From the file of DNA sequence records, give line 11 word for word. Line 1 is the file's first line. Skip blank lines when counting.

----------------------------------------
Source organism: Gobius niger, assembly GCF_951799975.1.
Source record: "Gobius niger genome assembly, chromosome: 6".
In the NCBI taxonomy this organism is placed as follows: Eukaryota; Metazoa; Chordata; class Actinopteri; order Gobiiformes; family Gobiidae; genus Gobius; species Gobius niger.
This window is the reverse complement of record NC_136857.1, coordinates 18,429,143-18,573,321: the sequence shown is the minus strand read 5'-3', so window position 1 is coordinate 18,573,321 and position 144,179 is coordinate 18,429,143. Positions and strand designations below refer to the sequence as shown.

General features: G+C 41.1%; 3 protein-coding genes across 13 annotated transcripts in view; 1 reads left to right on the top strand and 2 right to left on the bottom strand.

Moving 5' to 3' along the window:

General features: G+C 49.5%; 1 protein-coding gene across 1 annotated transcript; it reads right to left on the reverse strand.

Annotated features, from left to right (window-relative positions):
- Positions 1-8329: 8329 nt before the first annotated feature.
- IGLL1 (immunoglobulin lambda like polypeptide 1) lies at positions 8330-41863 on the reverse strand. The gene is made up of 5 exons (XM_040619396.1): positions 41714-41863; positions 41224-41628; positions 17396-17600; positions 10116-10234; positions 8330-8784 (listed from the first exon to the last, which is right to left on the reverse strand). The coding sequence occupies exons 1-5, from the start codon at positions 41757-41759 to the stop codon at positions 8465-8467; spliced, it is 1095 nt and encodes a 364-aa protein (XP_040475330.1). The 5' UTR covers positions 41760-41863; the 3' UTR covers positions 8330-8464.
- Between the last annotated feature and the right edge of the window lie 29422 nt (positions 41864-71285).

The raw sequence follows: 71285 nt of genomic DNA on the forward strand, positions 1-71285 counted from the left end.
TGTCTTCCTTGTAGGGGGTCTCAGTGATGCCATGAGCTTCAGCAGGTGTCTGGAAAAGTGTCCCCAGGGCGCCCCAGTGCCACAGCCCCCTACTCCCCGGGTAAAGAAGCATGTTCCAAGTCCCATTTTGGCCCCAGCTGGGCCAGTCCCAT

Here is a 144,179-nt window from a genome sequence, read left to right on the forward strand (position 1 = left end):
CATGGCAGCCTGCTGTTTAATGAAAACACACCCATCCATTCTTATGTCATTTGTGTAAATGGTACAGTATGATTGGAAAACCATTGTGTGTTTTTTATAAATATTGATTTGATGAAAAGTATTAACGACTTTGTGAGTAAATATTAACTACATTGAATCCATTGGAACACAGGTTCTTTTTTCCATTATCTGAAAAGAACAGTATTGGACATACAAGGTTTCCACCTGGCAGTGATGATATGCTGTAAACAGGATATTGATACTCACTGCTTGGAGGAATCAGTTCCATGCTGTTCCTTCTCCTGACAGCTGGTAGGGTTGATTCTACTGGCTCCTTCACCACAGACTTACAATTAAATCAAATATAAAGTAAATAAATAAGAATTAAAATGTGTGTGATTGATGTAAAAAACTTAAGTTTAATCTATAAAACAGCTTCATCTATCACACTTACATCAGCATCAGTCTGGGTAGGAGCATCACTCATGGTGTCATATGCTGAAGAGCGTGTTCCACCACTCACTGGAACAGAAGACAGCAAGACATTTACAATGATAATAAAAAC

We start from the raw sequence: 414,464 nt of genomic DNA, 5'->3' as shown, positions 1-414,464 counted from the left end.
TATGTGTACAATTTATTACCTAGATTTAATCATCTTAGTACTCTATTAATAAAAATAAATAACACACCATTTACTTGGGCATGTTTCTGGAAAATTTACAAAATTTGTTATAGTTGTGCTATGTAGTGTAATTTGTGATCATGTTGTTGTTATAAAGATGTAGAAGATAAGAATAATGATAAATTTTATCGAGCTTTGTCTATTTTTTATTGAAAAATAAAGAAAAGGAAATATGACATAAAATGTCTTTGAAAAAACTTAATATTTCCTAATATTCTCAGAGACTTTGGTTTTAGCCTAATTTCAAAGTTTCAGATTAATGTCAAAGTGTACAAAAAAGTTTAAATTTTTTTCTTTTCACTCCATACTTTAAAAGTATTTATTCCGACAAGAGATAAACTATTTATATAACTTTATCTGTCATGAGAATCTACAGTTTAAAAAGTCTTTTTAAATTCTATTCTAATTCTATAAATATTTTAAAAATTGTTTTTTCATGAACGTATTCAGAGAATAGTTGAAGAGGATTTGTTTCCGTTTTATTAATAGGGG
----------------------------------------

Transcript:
- Between the last annotated feature and the right edge of the window lie 29422 nt (positions 41864-71285).